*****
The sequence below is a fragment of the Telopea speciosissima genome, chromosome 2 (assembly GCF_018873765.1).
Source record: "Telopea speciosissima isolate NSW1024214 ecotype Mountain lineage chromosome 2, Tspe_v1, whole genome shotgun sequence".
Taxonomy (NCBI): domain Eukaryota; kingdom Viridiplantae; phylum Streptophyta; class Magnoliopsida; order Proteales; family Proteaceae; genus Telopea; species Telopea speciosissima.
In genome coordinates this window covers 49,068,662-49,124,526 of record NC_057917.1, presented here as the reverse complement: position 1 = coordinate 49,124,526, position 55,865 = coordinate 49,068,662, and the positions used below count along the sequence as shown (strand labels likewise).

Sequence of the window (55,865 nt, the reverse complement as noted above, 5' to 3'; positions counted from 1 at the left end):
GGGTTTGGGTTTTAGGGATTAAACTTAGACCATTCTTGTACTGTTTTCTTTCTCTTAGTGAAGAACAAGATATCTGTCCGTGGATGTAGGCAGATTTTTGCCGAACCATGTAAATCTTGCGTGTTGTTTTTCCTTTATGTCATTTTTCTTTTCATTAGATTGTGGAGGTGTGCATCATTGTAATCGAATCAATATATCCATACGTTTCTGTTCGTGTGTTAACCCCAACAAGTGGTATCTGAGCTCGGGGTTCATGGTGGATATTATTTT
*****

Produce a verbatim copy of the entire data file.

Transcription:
The sequence below is a fragment of the Telopea speciosissima genome, chromosome 2 (assembly GCF_018873765.1).
Source record: "Telopea speciosissima isolate NSW1024214 ecotype Mountain lineage chromosome 2, Tspe_v1, whole genome shotgun sequence".
Taxonomy (NCBI): domain Eukaryota; kingdom Viridiplantae; phylum Streptophyta; class Magnoliopsida; order Proteales; family Proteaceae; genus Telopea; species Telopea speciosissima.
In genome coordinates this window covers 49,068,662-49,124,526 of record NC_057917.1, presented here as the reverse complement: position 1 = coordinate 49,124,526, position 55,865 = coordinate 49,068,662, and the positions used below count along the sequence as shown (strand labels likewise).

Sequence of the window (55,865 nt, the reverse complement as noted above, 5' to 3'; positions counted from 1 at the left end):
GGGTTTGGGTTTTAGGGATTAAACTTAGACCATTCTTGTACTGTTTTCTTTCTCTTAGTGAAGAACAAGATATCTGTCCGTGGATGTAGGCAGATTTTTGCCGAACCATGTAAATCTTGCGTGTTGTTTTTCCTTTATGTCATTTTTCTTTTCATTAGATTGTGGAGGTGTGCATCATTGTAATCGAATCAATATATCCATACGTTTCTGTTCGTGTGTTAACCCCAACAAGTGGTATCTGAGCTCGGGGTTCATGGTGGATATTATTTT